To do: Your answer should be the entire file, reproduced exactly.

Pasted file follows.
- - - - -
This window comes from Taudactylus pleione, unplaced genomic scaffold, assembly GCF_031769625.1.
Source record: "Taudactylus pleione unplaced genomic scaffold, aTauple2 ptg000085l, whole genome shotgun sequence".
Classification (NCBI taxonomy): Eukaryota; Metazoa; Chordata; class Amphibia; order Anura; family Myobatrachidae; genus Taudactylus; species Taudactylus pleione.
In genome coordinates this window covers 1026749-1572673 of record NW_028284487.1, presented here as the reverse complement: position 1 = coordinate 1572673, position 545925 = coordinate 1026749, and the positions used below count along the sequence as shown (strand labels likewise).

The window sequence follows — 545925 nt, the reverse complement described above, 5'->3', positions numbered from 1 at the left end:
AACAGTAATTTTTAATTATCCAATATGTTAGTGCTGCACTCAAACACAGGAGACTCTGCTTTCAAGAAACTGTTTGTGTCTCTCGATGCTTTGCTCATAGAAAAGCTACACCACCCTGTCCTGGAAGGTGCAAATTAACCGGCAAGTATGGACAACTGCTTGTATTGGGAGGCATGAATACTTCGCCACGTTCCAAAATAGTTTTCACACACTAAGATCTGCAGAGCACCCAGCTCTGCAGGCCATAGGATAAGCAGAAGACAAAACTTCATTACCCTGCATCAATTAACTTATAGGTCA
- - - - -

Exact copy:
This window comes from Taudactylus pleione, unplaced genomic scaffold, assembly GCF_031769625.1.
Source record: "Taudactylus pleione unplaced genomic scaffold, aTauple2 ptg000085l, whole genome shotgun sequence".
Classification (NCBI taxonomy): Eukaryota; Metazoa; Chordata; class Amphibia; order Anura; family Myobatrachidae; genus Taudactylus; species Taudactylus pleione.
In genome coordinates this window covers 1026749-1572673 of record NW_028284487.1, presented here as the reverse complement: position 1 = coordinate 1572673, position 545925 = coordinate 1026749, and the positions used below count along the sequence as shown (strand labels likewise).

The window sequence follows — 545925 nt, the reverse complement described above, 5'->3', positions numbered from 1 at the left end:
AACAGTAATTTTTAATTATCCAATATGTTAGTGCTGCACTCAAACACAGGAGACTCTGCTTTCAAGAAACTGTTTGTGTCTCTCGATGCTTTGCTCATAGAAAAGCTACACCACCCTGTCCTGGAAGGTGCAAATTAACCGGCAAGTATGGACAACTGCTTGTATTGGGAGGCATGAATACTTCGCCACGTTCCAAAATAGTTTTCACACACTAAGATCTGCAGAGCACCCAGCTCTGCAGGCCATAGGATAAGCAGAAGACAAAACTTCATTACCCTGCATCAATTAACTTATAGGTCA